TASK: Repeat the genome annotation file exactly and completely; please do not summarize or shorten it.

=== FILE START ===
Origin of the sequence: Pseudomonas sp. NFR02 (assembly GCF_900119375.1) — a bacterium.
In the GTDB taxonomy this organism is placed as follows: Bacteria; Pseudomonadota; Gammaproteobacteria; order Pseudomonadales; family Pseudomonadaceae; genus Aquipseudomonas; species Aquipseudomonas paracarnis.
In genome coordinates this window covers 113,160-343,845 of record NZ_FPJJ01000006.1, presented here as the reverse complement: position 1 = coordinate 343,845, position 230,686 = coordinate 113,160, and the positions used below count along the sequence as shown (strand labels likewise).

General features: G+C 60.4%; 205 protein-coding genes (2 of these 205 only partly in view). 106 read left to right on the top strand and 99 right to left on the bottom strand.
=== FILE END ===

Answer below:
Origin of the sequence: Pseudomonas sp. NFR02 (assembly GCF_900119375.1) — a bacterium.
In the GTDB taxonomy this organism is placed as follows: Bacteria; Pseudomonadota; Gammaproteobacteria; order Pseudomonadales; family Pseudomonadaceae; genus Aquipseudomonas; species Aquipseudomonas paracarnis.
In genome coordinates this window covers 113,160-343,845 of record NZ_FPJJ01000006.1, presented here as the reverse complement: position 1 = coordinate 343,845, position 230,686 = coordinate 113,160, and the positions used below count along the sequence as shown (strand labels likewise).

General features: G+C 60.4%; 205 protein-coding genes (2 of these 205 only partly in view). 106 read left to right on the top strand and 99 right to left on the bottom strand.